Riding 48mm wide road plus tires provided a different experience than 700c wheels. On the road, the big tire had a different resonance and some springiness depending on the tire pressure (I chose 40 psi for most of my road riding, which reduced the springiness).
The ride of the Jocassee wheels on the road was very smooth, and the tires provided cornering grip for days. The high tire volume provided a suspension-like feel, and the large contact patches provided increased cornering confidence. I noticed the wheel weight when accelerating out of turns, although the downside was somewhat mitigated because I could carry more speed through them. During my test riding, the combination of the wheel and tire weight was palpable, and it made acceleration feel sluggish and climbing relatively burdensome compared to a lighter setup.
I ran a more typical 25-30 psi when testing the Jocassee wheels on mixed terrain. With the high volume of the tires, I also rode at pressures less than 25 psi off-road, but more on that in a moment.
During mixed terrain rides, I enjoyed the volume, but since I ride 33mm tires most of the time, I did not feel the extra volume was entirely necessary, and the ride felt a bit bouncy. I lowered my tire pressure to 20-22 psi, and the ride improved immensely, taking any small irregularities out of the surface. On the gravel, hard pack and fire roads with buried rocks, I could sit in the saddle and power away in the drops without the rough surfaces stopping my forward momentum.
The increased volume of the road plus Gravel Kings encouraged me to take them on terrain I would not normally tackle. The side walls were stiff enough to prevent the tires from folding over during cornering, but I definitely cornered more cautiously when the surface was loose. Your mileage with the road plus tires will vary, but I definitely left the trail wanting an option with treads for my off-road riding.
As far as build and reliability, the Boyd Jocassee wheels were excellent during my time reviewing the wheelset. I did not experience any changes in spoke tension, trueness or roundness. I hit some buried rocks pretty hard, but the strikes did not bottom out the rim as might have happened with 700c tires. The extra volume provided confidence for me to push harder, even despite the traction limitations.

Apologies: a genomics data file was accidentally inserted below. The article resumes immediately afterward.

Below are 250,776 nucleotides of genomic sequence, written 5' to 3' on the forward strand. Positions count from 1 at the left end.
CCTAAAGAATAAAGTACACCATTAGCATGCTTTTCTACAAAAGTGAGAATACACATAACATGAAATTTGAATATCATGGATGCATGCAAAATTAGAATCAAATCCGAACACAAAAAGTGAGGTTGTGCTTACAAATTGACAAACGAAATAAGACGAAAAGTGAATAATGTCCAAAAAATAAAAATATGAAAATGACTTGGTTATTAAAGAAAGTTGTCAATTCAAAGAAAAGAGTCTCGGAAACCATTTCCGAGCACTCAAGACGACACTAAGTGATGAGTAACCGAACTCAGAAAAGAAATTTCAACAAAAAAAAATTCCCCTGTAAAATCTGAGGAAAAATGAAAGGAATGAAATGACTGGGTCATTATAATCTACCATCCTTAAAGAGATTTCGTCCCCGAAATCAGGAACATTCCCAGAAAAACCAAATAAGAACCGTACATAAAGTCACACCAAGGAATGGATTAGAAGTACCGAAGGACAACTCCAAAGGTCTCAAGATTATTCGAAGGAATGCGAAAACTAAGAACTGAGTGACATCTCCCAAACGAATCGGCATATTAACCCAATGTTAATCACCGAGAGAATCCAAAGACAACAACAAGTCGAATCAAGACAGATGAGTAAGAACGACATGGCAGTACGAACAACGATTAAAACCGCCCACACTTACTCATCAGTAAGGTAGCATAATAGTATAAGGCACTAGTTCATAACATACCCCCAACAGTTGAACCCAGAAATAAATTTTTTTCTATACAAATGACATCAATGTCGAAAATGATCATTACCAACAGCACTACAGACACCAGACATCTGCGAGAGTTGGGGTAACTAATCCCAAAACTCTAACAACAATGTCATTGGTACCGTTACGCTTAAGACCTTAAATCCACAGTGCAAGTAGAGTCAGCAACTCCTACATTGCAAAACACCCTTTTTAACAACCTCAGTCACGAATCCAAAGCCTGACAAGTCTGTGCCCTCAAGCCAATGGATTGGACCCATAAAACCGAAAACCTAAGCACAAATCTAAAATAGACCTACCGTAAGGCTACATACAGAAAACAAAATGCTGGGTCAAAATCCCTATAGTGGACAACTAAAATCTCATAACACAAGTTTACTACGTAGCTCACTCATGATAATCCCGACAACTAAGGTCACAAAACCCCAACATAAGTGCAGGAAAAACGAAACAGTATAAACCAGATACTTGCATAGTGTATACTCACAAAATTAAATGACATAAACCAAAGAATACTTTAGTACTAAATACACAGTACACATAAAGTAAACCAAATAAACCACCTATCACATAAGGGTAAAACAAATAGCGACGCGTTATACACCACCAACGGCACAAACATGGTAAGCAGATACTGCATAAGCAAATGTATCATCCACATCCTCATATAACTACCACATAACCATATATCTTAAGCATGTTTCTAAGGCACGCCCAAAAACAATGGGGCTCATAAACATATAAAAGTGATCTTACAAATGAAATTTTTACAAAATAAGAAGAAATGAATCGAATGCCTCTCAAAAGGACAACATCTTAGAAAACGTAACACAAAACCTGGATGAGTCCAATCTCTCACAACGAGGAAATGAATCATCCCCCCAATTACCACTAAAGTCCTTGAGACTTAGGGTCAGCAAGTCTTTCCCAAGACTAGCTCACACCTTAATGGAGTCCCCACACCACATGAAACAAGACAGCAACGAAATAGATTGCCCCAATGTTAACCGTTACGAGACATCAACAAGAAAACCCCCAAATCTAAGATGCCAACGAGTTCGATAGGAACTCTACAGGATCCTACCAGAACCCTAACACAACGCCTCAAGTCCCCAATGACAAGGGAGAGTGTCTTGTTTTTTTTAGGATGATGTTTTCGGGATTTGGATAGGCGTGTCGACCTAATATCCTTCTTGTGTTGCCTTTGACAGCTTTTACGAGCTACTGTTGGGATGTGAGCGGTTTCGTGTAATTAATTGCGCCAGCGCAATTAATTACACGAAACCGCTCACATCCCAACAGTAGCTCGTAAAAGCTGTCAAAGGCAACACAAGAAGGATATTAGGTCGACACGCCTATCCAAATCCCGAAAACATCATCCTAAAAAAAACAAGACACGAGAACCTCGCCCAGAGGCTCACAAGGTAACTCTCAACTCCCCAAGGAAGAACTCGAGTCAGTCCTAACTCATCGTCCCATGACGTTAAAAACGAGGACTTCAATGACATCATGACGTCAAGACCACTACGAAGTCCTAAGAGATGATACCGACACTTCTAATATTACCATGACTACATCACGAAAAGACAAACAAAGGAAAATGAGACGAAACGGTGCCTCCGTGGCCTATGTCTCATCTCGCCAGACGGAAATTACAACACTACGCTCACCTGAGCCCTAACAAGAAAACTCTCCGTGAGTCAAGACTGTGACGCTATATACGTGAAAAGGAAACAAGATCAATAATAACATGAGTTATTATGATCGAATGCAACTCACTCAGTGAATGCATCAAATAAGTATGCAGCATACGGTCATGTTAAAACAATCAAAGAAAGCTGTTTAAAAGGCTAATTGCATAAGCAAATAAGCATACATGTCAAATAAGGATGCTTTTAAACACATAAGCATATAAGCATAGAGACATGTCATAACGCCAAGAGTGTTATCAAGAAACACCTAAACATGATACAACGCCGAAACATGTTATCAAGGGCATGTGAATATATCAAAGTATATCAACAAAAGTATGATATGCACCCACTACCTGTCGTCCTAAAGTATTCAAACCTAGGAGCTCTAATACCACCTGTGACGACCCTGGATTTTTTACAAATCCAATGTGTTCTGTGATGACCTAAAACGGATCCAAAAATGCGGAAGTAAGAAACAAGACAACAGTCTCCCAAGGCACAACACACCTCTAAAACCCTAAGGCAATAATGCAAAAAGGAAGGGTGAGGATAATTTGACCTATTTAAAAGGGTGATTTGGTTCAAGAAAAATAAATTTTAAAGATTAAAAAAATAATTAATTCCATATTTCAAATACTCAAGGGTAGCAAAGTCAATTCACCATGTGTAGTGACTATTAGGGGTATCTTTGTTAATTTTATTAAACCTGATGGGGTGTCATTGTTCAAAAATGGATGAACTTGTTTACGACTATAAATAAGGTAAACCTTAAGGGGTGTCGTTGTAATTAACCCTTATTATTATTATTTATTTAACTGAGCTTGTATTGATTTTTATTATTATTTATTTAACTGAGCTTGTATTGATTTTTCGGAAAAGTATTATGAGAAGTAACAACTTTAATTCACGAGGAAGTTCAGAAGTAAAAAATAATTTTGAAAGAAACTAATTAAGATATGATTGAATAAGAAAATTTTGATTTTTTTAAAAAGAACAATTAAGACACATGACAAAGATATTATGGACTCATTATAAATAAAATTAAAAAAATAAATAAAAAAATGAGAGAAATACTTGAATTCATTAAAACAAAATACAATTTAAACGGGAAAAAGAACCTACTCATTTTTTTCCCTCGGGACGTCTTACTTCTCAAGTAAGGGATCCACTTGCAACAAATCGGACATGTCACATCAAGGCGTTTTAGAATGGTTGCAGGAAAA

Road plus 650b x 47mm tires offer potential advantages for gravel grinding. The smaller wheel/higher volume combination allows you to easily switch between normal road wheels for pure road events and wide rubber tires for long gravel events without experiencing much change in geometry. During my time riding the high-volume 650b Boyd Jocassee wheelset, there was no question the extra volume was an advantage at high speeds on rough surfaces, lending support for their gravel worthiness.
The 650b Boyd Jocassee wheels were purpose-built to provide a quality high-volume gravel ride while maintaining a bike’s road-like geometry. The Jocassee combines everything you might want in a road plus wheelset: reliability during tubeless setup, durability and serviceability. The price tag of $2,000 is a lot for a wheelset, but for riders looking for a top-end carbon wheelset, the cost is in line with what it provides compared to other high-end models.
The biggest consideration with the 650b Jocassee wheelset is your bike frame's clearance for the 47mm+ wide tires. A second consideration with the Jocassee wheelset—and other similar designs—is wheel weight. That is to say, the weight of the wheel when mounted with high-volume tires. I weigh 155 pounds, and I felt I could get away with running a lighter wheelset for my gravel riding. I cannot really place my finger on how to make the stout Jocassee wheelset lighter except maybe using lighter—and likely less durable—rims or alloy nipples.
Boyd Jocassee Tubeless Gravel Wheel Set Specifications
Price (as tested): $925 front, $1,075 rear with White Industries CLD hubs
Weight: Front: 751g, rear: 898g, total: 1,649; with rim tape and 55mm valve stems with wing nuts
Rim: Carbon, tubeless-ready; 36mm deep, 24mm inner width; front 24 hole, rear 28 hole, asymmetric spokes
Spokes: Sapim CX-Ray, laced 2x front and rear
Hubs: White Industries CLD, titanium freehub body, 3 pawls, 48 point engagement
Tires (tested): Panaracer Gravel King 27.5" x 1.9" (650b x 48mm)
More info: boydcycling.com